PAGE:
• Vorholt, Udo : Institutions of Political Education. A systematic overview , Frankfurt 2003, ISBN 3-631-51373-9
  • Weißeno, Georg (Hrsg.): Lexicon of political education , 3 volumes, Wochenschau Verlag, Schwalbach / Ts. 1999/2000, ISBN 3-87920-042-4
  • Weißeno, Georg (Hrsg.): Political competence. What lessons have to do. Wiesbaden 2008: VS-Verlag. ISBN 978-3-531-15882-2
  • Weißeno, Georg, Detjen, Joachim, Juchler, Ingo, Massing, Peter & Richter, Dagmar: Concepts of politics - a competence model. Bonn 2010: Federal Agency for Civic Education. Full text in the FIS Education Literature Database
  • Weißeno, Georg (2015): Construction of a political didactic theory. In: Georg Weißeno, & Carla Schelle (eds.): Empirical research in social science subject didactics (pp. 3–20). Wiesbaden: Springer. doi : 10.1007 / 978-3-658-06191-3_1 .
  • Weißeno, Georg (2017): Political didactic theory formation - an epistemological orientation. In: Monika Oberle & Georg Weißeno (Eds.): Political Science and Political Didactics - Theory and Empiricism (pp. 1–16). Wiesbaden: Springer. doi : 10.1007 / 978-3-658-07246-9_1 .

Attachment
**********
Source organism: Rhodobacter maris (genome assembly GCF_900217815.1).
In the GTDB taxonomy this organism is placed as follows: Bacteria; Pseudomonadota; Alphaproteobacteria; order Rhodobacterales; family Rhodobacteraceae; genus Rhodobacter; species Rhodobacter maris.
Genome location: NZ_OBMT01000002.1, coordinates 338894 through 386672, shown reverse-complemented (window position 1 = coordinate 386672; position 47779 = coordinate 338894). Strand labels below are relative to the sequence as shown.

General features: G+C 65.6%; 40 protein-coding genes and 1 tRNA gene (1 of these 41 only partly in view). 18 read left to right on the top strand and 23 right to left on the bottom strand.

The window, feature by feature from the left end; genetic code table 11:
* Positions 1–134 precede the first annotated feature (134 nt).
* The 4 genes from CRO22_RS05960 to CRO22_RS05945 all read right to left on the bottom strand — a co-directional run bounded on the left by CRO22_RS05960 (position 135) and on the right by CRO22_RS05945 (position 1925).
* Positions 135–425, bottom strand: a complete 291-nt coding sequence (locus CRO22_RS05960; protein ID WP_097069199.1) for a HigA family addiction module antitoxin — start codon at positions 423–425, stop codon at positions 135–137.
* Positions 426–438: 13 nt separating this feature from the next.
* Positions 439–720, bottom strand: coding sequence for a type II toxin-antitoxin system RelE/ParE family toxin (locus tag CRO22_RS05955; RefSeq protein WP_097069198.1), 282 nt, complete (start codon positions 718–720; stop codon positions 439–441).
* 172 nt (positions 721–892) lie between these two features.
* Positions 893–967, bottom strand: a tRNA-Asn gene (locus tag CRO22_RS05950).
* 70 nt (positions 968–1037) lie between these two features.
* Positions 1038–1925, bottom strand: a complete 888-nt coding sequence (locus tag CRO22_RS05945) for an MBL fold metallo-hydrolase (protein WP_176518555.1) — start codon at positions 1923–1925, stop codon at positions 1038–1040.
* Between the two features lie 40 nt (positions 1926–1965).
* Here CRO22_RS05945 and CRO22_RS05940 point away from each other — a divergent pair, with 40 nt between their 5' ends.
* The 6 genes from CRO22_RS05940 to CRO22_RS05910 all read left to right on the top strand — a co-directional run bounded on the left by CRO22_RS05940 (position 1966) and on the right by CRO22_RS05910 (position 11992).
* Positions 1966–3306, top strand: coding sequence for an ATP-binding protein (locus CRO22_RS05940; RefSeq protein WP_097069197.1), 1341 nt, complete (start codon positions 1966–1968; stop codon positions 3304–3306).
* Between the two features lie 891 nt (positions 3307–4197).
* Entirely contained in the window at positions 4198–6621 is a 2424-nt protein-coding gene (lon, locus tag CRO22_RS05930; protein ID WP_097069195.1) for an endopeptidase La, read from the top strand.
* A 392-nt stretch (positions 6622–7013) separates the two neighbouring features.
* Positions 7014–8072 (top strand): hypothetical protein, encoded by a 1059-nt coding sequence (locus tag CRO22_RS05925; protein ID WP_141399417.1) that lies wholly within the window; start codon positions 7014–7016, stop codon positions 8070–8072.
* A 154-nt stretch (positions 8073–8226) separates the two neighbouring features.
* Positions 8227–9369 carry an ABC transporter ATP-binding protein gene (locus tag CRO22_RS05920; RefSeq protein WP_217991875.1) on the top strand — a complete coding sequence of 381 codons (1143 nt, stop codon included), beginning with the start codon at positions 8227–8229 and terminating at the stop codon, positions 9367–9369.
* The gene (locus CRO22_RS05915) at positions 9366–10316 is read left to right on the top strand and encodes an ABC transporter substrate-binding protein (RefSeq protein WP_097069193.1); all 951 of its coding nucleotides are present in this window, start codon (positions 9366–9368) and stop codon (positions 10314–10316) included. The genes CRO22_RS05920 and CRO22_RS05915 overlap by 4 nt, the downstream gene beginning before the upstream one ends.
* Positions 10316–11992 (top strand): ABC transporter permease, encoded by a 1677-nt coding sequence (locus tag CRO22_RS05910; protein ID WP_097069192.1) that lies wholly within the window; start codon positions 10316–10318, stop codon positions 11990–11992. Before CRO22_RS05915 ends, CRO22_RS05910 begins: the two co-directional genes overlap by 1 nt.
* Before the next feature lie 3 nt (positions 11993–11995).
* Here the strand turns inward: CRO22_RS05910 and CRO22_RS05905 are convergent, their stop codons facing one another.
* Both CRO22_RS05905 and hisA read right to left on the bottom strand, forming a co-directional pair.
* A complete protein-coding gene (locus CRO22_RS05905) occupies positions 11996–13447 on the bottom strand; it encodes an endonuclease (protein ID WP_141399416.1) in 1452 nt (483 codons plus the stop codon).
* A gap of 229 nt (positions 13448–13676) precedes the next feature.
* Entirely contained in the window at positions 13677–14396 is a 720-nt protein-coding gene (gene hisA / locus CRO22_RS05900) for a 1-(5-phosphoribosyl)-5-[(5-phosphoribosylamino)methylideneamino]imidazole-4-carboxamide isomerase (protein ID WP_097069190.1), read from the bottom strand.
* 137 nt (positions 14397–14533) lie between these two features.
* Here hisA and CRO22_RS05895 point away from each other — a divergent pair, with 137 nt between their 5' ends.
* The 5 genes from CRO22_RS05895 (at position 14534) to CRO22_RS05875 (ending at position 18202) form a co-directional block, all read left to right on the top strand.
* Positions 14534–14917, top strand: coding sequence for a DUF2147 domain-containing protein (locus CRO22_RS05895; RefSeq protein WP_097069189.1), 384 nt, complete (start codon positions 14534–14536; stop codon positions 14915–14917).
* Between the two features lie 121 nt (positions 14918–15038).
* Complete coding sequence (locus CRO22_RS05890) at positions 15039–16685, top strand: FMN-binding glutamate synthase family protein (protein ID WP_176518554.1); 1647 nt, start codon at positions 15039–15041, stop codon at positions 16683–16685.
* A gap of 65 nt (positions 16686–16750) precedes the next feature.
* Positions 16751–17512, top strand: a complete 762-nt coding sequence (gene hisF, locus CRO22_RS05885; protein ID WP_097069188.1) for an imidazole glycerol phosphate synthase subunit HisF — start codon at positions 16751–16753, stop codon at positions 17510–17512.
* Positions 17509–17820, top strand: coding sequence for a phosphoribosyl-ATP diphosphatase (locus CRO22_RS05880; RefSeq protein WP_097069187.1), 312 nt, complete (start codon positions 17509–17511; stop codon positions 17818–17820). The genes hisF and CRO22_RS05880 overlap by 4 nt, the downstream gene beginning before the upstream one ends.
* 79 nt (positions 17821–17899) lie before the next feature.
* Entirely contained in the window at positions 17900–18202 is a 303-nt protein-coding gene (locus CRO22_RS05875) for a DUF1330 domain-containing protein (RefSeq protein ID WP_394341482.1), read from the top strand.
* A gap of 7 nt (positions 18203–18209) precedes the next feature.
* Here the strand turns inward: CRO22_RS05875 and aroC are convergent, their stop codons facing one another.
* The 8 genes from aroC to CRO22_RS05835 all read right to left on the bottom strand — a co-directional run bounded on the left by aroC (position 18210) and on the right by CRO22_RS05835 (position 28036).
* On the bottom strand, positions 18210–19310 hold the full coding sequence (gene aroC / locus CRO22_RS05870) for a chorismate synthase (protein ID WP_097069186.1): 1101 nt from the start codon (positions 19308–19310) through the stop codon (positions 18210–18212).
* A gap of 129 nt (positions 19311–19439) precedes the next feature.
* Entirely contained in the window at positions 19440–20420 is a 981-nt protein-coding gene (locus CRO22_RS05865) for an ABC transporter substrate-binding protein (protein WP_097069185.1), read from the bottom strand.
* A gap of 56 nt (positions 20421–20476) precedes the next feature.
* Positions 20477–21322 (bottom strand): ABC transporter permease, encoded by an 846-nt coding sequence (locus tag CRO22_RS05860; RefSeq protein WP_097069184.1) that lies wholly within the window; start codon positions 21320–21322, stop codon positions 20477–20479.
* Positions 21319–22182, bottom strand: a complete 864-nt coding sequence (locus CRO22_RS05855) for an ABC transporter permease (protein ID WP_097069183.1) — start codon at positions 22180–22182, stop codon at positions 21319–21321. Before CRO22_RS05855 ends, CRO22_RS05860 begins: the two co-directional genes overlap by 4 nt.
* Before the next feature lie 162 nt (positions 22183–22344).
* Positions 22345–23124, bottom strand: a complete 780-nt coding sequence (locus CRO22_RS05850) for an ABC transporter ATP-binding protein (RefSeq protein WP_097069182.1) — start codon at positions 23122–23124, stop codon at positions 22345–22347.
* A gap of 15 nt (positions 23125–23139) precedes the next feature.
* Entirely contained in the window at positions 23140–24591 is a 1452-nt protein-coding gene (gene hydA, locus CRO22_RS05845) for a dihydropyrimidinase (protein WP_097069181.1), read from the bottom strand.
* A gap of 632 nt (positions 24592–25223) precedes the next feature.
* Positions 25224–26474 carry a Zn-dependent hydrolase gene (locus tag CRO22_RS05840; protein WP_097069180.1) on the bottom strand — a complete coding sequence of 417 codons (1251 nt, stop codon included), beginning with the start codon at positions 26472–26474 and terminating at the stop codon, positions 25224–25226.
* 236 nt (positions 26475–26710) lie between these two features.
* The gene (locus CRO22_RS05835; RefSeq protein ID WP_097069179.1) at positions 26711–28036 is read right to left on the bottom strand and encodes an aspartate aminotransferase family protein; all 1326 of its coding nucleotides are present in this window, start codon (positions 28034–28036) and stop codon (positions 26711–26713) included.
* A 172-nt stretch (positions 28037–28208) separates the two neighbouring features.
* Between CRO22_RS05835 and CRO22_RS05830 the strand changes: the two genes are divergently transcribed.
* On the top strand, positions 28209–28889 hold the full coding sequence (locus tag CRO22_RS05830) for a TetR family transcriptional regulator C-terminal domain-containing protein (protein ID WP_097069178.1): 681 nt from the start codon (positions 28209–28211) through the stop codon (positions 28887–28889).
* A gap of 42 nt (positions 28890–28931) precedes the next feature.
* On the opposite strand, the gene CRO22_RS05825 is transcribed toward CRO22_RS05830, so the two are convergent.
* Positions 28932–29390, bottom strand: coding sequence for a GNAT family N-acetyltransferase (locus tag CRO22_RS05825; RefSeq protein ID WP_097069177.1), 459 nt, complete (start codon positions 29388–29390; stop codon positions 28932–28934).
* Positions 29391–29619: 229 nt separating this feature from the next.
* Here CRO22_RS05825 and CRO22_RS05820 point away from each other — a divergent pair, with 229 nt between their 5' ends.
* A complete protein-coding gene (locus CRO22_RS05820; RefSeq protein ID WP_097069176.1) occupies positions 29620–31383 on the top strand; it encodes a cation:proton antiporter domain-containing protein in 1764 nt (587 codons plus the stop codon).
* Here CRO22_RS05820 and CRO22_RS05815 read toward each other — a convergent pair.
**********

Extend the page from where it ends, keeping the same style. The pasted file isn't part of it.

• Zippelius, Reinhold : Law and Justice in the Open Society , 2nd edition, chap. 12: Acceptance through insight , Duncker & Humblot, Berlin, 1996, ISBN 3-428-08661-9

Web links


  1. Aristotle, Politik V 1310b: "Because the most useful [...] laws are useless if the citizens are not used to the constitution and are not educated in it.", Cicero: In Verrem II 3, 161.